The waning profits in Healthcare, Oil & Gas, and other business segments were partially offset by gains in GE’s other four units, stabilizing the company’s overall net sales last year. Power revenue rose 4.4 percent to $21.5 billion, while Transportation proceeds jumped 5 percent to $5.9 billion, Appliances & Lighting climbed 4.1 percent to $8.7 billion, and Aviation sales increased 2.8 percent to $24.6 billion. Total company sales rose a tepid $202 million to $117.38 billion but industrial earnings per share soared 19 percent. Moreover, segment margins expanded by 80 basis points.
“We delivered good results. GE’s total stock return was 28 percent above the performance of the S&P 500, which grew by 1 percent, and the industrial index, which declined by 4 percent. GE ended the year as the eighth most valuable company in the world,” Immelt said in his letter to shareholders. “We are just beginning our transformation as the Digital Industrial company. Our success as a Digital Industrial depends on partnering with our customers. Our strategic opportunities are vast. Our products, and more importantly, our customer relationships, last for decades. At GE, we are builders.”
Quite prolific builders, actually. The company’s Healthcare segment assembled more than a half-dozen partnerships last year, framing its future around medical image sharing, radiology services, cardiovascular medicine, big data research, clinical trials, and the hybrid operating room.
In the year’s most high-profile collaboration, GE and the National Basketball Association (NBA) formed a research alliance aimed at preventing, diagnosing, and treating common sports injuries. The partnership is spearheaded by a 20-person strategic advisory board comprising team physicians and clinical researchers from various fields, including orthopedics, sports medicine, radiology, and epidemiology. It is chaired by Dr. John DiFiori, the NBA’s director of sports medicine and a former president of the American Medical Society for Sports Medicine.
“It’s a partnership that makes a lot of sense from a research standpoint,” DiFiori told ESPN.com. “Our particular interest in research is that we’re focused on musculoskeletal issues, such as hamstring pulls, torn ligaments, herniated disks. The overuse injuries—soft-tissue injuries in particular—are probably not getting the attention that they need to. They can evolve into significant impact on the players’ careers. We want to make sure that is a big part of our advisory board and promote that as an area of active research.”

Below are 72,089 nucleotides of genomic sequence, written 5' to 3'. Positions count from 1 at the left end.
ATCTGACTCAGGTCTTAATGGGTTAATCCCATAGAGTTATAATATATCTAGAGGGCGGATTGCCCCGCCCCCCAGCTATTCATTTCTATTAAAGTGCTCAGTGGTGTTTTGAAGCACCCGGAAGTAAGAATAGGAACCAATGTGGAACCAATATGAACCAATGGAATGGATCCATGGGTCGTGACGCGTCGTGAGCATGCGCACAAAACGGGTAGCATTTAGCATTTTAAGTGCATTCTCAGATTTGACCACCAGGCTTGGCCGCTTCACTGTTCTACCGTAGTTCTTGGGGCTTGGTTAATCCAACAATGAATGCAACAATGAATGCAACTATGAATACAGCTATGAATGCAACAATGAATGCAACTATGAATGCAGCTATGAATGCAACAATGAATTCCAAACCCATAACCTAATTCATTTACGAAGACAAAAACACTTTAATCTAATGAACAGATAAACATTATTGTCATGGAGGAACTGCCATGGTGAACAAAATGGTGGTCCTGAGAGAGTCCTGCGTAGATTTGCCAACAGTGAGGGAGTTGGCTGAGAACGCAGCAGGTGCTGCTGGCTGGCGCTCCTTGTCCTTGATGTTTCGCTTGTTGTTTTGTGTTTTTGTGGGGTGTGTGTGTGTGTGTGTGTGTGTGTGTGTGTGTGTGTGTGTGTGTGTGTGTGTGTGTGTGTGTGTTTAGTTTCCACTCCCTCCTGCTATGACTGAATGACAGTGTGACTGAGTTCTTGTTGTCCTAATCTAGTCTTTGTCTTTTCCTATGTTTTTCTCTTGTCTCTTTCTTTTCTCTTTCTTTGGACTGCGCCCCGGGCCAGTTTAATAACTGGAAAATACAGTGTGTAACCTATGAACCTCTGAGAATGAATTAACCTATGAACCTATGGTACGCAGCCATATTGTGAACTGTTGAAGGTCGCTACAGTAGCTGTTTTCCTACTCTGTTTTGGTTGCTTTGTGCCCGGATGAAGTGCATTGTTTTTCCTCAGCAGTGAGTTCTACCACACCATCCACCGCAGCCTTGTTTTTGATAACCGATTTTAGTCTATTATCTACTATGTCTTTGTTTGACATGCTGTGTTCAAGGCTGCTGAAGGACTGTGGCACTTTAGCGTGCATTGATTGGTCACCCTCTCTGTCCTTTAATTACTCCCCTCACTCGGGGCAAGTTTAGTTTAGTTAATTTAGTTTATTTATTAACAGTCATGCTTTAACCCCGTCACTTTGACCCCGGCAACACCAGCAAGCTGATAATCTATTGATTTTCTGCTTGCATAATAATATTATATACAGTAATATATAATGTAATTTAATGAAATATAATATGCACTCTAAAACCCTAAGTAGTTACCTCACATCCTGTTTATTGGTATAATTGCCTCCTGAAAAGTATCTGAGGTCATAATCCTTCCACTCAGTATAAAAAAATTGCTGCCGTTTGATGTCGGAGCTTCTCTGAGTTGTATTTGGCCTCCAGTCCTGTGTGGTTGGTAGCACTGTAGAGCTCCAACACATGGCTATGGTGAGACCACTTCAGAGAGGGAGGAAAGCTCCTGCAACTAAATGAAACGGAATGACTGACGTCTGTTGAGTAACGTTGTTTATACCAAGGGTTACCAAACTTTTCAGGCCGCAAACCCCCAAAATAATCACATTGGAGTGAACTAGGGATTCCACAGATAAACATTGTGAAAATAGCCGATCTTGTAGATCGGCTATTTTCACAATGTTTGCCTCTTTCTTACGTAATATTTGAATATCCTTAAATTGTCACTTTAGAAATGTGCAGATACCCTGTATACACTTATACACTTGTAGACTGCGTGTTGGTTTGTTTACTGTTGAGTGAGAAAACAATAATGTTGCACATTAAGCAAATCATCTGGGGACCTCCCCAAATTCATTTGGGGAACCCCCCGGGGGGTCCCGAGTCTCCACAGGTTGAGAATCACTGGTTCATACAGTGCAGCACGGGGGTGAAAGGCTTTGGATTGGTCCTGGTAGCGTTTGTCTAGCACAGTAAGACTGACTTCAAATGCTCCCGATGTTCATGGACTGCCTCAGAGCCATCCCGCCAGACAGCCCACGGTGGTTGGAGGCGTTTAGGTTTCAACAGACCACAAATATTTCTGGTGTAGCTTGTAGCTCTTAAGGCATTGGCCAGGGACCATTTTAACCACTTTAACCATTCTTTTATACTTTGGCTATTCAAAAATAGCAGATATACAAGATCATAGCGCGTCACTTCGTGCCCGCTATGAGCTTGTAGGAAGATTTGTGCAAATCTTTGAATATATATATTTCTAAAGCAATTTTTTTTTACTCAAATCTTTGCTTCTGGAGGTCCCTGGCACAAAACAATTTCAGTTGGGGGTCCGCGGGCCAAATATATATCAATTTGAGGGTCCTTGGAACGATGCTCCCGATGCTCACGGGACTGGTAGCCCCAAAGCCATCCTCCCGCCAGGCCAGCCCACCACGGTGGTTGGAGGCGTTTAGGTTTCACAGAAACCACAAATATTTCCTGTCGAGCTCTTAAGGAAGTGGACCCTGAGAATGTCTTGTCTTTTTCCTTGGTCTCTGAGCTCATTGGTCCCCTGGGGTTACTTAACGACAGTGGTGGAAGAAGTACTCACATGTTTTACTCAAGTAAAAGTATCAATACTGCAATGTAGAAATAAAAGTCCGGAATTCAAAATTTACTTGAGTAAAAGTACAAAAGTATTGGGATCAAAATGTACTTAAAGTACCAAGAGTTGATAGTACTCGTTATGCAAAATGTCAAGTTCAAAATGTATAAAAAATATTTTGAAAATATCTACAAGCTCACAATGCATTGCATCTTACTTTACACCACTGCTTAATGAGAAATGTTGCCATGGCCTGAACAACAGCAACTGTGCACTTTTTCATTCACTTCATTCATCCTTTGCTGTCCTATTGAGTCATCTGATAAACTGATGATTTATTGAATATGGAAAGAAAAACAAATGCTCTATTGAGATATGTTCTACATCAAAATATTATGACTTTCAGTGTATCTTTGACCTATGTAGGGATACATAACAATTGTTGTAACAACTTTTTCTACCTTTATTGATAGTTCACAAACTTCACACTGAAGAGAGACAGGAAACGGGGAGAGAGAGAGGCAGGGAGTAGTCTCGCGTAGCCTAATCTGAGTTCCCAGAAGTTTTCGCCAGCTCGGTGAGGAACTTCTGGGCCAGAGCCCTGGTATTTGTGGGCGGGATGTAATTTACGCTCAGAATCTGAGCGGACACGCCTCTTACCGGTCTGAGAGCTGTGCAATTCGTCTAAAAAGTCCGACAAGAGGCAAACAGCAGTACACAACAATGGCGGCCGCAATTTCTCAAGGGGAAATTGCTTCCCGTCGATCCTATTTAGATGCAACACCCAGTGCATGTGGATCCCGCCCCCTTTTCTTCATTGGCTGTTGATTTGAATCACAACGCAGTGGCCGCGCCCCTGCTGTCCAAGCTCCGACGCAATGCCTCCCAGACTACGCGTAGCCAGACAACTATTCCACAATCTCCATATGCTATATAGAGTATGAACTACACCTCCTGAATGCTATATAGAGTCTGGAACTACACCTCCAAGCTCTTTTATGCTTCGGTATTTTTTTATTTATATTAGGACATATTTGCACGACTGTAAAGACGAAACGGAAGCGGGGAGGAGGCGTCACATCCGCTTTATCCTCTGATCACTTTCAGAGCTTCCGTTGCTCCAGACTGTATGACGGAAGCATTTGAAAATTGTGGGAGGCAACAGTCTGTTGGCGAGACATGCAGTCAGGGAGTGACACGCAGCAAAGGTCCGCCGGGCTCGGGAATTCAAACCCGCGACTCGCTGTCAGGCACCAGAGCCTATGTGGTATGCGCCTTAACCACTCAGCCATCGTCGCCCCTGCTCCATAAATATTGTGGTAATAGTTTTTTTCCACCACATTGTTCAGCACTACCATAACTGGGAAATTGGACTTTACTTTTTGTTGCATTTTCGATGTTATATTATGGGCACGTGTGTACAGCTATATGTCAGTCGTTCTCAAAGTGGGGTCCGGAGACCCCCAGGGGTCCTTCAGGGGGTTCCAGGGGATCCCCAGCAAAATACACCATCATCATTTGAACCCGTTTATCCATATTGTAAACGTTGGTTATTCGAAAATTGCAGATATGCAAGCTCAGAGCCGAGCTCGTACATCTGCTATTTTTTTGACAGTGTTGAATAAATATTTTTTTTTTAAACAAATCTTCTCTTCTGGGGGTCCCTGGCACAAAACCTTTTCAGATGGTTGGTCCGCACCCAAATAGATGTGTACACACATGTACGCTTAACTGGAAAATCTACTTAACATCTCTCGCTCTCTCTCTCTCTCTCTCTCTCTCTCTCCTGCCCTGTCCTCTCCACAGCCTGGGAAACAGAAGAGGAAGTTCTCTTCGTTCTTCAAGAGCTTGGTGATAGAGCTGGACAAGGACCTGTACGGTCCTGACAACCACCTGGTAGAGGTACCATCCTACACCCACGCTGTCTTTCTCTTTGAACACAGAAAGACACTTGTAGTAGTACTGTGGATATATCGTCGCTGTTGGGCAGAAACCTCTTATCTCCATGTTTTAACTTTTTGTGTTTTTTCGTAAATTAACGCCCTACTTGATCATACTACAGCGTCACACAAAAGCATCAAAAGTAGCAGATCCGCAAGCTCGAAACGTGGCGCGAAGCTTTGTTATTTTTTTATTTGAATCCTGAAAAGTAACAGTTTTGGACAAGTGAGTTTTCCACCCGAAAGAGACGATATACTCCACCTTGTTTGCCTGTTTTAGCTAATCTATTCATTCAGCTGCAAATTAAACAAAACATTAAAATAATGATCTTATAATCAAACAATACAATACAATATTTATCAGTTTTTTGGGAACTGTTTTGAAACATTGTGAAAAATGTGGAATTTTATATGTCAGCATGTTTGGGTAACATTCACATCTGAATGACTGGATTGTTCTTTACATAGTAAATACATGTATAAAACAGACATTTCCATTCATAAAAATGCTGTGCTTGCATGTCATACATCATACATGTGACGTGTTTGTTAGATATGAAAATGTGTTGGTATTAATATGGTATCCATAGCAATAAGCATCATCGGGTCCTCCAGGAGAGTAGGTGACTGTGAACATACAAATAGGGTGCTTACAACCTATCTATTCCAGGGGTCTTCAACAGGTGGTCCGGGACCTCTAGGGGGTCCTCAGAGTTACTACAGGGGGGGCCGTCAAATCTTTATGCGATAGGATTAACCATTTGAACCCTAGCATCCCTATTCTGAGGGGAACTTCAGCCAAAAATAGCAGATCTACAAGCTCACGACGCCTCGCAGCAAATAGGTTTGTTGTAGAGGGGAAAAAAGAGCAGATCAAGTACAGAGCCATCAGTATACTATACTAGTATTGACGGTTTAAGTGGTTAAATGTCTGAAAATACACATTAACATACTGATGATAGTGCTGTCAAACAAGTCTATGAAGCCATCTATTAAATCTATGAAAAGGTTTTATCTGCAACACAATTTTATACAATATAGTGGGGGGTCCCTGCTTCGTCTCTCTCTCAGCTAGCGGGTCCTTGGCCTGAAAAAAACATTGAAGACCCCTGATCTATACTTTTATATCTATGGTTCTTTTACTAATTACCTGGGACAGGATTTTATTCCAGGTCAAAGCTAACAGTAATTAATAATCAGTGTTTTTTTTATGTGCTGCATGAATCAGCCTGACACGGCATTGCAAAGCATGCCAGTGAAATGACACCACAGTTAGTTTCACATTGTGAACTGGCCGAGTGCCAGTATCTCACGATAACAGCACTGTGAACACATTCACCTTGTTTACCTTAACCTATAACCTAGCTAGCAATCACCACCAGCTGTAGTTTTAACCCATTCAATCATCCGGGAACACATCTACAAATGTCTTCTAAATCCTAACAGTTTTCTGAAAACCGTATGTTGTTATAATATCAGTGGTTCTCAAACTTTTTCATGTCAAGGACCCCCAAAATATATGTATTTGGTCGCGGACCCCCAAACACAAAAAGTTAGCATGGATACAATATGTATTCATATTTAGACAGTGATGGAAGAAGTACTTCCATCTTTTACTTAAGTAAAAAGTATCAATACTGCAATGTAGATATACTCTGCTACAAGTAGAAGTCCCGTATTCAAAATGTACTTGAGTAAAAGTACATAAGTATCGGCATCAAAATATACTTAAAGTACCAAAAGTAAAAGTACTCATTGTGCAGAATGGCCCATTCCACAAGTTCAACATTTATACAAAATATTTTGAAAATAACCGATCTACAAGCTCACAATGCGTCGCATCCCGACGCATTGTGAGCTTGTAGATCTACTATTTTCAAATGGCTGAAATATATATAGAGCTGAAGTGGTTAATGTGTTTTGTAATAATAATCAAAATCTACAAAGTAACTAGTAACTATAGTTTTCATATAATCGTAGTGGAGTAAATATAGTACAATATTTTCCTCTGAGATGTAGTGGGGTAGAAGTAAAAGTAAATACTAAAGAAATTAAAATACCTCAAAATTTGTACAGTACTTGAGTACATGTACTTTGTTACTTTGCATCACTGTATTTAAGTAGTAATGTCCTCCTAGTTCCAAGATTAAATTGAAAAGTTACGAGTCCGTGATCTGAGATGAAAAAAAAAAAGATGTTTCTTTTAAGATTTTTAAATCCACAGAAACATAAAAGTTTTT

GE Healthcare’s other partnerships included:
- A collaboration with German hospital/operating room equipment provider Maquet to develop a new flexible angiography system for hybrid ORs. The system will combine GE’s Discovery IGS 730 with Maquet’s Magnus operating table system. The fusion of both products will open up operating rooms to multidisciplinary surgical interventions. Since the Magnus system has a universal tabletop, the hybrid OR can also be used for standard procedures.
- An agreement with OneMedNet Corporation to promote data and peer-to-peer image sharing in the United States. Enabled by OneMedNet’s BEAM Network, providers can quickly and securely transfer images using a patented peer-to-peer web-based service.
- A seven-year pact with Temple University Health System to provide high-quality, efficient imaging services at a lower cost. The pair is aiming to save $39 million by targeting changes in Temple’s “operational, clinical, and financial outcomes.” GE is upgrading the radiology departments at Temple University Hospital’s main, episcopal, and northeastern campuses, Jeanes Hospital, and the Fox Chase Cancer Center, installing its most up-to-date technologies and providing consultation services.
- A global supply agreement for Sartorius Stedim Biotech’s membrane adsorber purification technology, Sartobind. The deal calls for Sartorius Stedim to manufacture its adsorber technologies for GE Healthcare’s life sciences division, which will market the product as part of its ReadyToProcess portfolio.
- A memorandum of understanding (MOU) with Oregon Health & Science University (OHSU) to develop collaborative research programs in cardiovascular medicine, imaging, and big data research. GE Healthcare engineers will team with OHSU physician-scientists to investigate the use of ultrasound for value-based healthcare in rural and underserved communities; and adapt and test magnetic resonance pulse sequences to enhance neurovascular studies. Under the MOU, GE Healthcare will provide mentorship and support to OHSU through the MedTech Alliance, Biomedical Innovation Program, and the OHSU Startup Conference.
- A collaboration with Emerson Process Management, a global business of Emerson, to increase productivity and improve efficiency in biopharmaceutical production. The two companies are working together to integrate Emerson’s DeltaV distributed control system with GE Healthcare’s enterprise offerings and start-to-finish technologies for the global biomanufacturing industry. The first DeltaV-driven GE Healthcare installation, FlexFactory, is an integrated manufacturing platform based on single-use technologies.
- A union with NeoGenomics, a biotech company specializing in genomic cancer diagnostics. The Fort Myers, Fla.-based firm purchased GE Healthcare’s Clarient unit last fall for $275 million to diversity its portfolio, and is teaming with the larger merchant on bioinformatics to explore the potential for new products that combine genomic and imaging data.